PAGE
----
Guest blog by Roy Probert
If you’ve ever wanted to give food growing a go but weren’t sure where to start, then this guest blog about how to grow your own foods will hopefully give you the confidence and a few tips to get started! Roy is my brother-in-law and avid allotment keeper, he’s very knowledgable and I’m thrilled he’s agreed to share some of his expertise with us.
Successive lockdowns and the rising cost of living have persuaded many people to explore the possibility of growing their own vegetables and fruit, whether by getting their own allotment (waiting lists permitting) or repurposing some of their own gardens from ornamental plants to edible ones. Those with small, rented or no gardens may even have attempted to grow vegetables in containers.
Spring is approaching and all the gardening magazines and TV programmes will be advising you to start sowing seeds. This very much depends on how well you are set up for seed-sowing. An earlier harvest can often be achieved by sowing seeds indoors or a greenhouse in modules or seed trays (or improvised ones like yoghurt pots or fruit punnets) and then transplanting them out once the weather is more conducive.
But if you don’t have module trays or a suitable space for them, you can wait a few weeks and sow directly in the ground – indeed root crops such as carrots and parsnips prefer this. The fickle British climate means sowing anything – even supposedly hardier crops such as radishes, salad leaves and beetroot – before mid-April is fraught with risk, despite what the seed packets advise, because you need to make sure the soil is warm enough to allow quick germination. Seeds sown a few weeks later often romp away in the warmer weather and sometimes catch up with their mollycoddled equivalents sown in February or March.
A heated propagator can transform your vegetable growing, allowing you to start seeds earlier, especially tender, long-season crops like tomatoes, peppers or courgettes. However, a warm window sill can achieve similar results. When sowing seeds, be realistic about how much space you have to grow the full-sized plant. One courgette plant takes up a lot of room and is enough fruits to meet the needs of a small family. Only the most fanatical of zucchini aficionados will need to grow more than two plants!
The same goes for salad crops. Best not to sow a whole packet of lettuce or beetroot all at once – even if they all grow well, will you really want 50 heads of lettuce maturing at the same time? Better to sow a small amount every few weeks to ensure you have a succession of tasty salads throughout the year. And make sure you grow things that you want to eat. There’s no point in producing tonnes of turnips if you don’t like eating them.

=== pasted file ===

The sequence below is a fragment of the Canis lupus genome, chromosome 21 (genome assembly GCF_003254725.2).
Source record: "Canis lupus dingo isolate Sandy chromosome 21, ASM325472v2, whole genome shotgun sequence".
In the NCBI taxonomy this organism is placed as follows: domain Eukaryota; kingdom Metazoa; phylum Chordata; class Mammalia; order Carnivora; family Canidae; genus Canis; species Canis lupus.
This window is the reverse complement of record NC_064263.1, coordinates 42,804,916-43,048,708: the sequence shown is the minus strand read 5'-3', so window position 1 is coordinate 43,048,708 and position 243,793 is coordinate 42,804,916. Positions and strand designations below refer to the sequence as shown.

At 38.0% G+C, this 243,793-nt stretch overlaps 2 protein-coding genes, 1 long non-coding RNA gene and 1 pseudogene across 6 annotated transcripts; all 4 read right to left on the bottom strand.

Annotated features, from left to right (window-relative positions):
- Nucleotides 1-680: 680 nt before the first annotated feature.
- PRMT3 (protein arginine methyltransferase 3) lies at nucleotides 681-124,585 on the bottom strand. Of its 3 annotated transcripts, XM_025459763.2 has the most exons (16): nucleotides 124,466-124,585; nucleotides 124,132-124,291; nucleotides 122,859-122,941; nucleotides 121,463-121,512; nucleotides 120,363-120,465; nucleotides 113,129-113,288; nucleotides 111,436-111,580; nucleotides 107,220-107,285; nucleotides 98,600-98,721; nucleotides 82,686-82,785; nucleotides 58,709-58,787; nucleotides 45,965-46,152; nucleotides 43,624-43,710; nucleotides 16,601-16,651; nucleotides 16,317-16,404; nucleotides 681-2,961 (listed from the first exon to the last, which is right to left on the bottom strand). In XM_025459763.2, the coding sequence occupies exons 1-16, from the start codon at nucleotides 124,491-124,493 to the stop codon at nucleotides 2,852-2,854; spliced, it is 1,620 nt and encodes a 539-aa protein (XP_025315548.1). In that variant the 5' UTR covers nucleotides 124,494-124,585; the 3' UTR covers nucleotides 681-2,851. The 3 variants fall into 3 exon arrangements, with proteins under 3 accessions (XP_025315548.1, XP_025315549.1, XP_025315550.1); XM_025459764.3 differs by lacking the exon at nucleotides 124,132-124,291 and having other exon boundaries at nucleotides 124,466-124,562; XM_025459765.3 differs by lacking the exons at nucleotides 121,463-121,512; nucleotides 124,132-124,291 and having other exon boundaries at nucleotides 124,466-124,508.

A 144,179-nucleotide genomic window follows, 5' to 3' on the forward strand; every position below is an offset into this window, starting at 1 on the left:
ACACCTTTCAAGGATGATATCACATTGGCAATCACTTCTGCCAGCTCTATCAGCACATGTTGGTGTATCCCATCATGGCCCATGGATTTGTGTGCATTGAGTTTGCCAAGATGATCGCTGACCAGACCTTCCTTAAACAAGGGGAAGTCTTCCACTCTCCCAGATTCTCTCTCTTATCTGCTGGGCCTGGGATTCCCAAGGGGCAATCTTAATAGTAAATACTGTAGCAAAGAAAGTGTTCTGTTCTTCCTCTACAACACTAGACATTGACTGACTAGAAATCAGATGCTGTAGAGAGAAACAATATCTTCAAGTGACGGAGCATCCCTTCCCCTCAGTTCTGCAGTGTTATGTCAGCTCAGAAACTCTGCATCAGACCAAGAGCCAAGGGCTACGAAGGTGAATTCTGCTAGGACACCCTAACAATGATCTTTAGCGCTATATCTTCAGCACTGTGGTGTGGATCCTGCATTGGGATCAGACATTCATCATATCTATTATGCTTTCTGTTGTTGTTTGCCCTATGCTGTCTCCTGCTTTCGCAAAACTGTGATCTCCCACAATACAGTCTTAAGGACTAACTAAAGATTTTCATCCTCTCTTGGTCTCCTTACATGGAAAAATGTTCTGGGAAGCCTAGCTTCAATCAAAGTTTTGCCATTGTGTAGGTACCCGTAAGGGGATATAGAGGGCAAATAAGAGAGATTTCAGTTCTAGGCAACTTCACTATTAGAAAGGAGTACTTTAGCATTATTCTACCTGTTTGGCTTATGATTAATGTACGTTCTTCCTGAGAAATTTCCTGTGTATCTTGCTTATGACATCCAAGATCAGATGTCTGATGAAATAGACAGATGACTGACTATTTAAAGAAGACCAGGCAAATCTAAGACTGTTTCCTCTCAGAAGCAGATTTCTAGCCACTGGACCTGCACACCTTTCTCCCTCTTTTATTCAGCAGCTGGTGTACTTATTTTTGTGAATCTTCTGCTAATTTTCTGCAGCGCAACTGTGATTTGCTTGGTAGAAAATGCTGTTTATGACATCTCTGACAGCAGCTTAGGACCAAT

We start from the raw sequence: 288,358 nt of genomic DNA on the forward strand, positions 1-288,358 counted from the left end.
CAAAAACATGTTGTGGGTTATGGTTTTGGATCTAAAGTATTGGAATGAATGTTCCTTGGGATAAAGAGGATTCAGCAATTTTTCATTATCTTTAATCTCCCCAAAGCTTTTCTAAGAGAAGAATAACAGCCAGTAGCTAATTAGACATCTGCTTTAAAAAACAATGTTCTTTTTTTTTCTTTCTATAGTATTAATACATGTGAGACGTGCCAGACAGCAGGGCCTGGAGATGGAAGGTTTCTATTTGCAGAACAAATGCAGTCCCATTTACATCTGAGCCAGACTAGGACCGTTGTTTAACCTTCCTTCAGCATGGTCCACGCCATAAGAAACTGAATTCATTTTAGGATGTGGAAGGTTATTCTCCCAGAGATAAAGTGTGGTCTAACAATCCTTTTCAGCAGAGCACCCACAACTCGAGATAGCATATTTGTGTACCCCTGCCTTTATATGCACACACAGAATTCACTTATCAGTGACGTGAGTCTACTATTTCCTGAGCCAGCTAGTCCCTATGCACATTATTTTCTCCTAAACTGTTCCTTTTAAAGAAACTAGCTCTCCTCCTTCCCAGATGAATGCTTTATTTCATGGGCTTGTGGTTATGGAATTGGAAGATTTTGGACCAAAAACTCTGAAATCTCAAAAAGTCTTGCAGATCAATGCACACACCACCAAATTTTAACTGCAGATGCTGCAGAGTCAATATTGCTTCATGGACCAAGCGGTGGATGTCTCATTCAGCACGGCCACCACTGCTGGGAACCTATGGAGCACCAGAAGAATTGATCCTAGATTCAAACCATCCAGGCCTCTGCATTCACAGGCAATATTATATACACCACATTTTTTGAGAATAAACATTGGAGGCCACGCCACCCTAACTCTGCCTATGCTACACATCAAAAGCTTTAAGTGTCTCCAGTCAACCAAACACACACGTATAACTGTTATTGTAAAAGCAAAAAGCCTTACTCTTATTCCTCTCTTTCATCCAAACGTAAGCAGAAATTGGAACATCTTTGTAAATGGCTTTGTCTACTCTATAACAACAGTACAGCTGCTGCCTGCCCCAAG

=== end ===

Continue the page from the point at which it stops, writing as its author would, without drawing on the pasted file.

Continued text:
If you are lucky enough to have acquired an allotment plot, but it is in a daunting, bramble-infested state of disrepair, don’t try to achieve too much too quickly. Better to clear enough ground so that you can have a small but successful harvest of things you love to eat than try to do too much and abandon the plot in despair. My first allotment started as a jungle of brambles, nettles and bindweed. Each year I advanced a few metres, clearing the ground and creating new beds until – maybe eight years later – it was all productive.
If you are lucky enough to have an allotment then consider growing fruit and perennial vegetables like asparagus, which are expensive to buy in the supermarket. Once established, they can be productive for many years.
- Repurpose pots and tubs – yoghurt pots and butter pots can have a second life to sow your seeds before planting out (plus there are always larger pots going free, ask around – so no need to buy new)
- The window sill can be a great warm place to get your seeds started
- You don’t need to sow outside too early, despite what the seed packets might say
- Spread out planting your seeds so that you get regular crops maturing at different times (unless you intend to eat them all at once!)
- Only grow what you and your family love to eat – get them involved too
- Start small, whether that’s in a pot on the windowsill or a small section in your allotment or garden, you don’t have to do it all at once
- View it as a long term investment – it can take years to get into the rhythm of successful growing or to create a successful allotment/garden
- Invest in perennials – these can be expensive in the supermarkets, so it’s a good long term investment that will pay off in years to come
And what if you don’t have an allotment or garden? Many vegetables are easy to grow in containers, especially salad leaves, dwarf beans tomatoes and even courgettes. And don’t forget to grow some herbs in pots. Having your own home-grown parsley, basil or chives can transform your meals.
As you become more immersed in this world of vegetable growing, you may find yourself purchasing heated propagators, polytunnels or ingenious methods of pest control; your hobby can become an obsession. Even before it reaches this point, you might find that you don’t grow your own vegetables to save money. However, you will know where your produce has come from and what fertilisers have been used to grow them. More than this, you’ll be getting the proven physical and mental health benefits that come from working the soil and being closer to nature.
Tag us on social media to show us how you’re getting on and feel free to share your tips and advice too!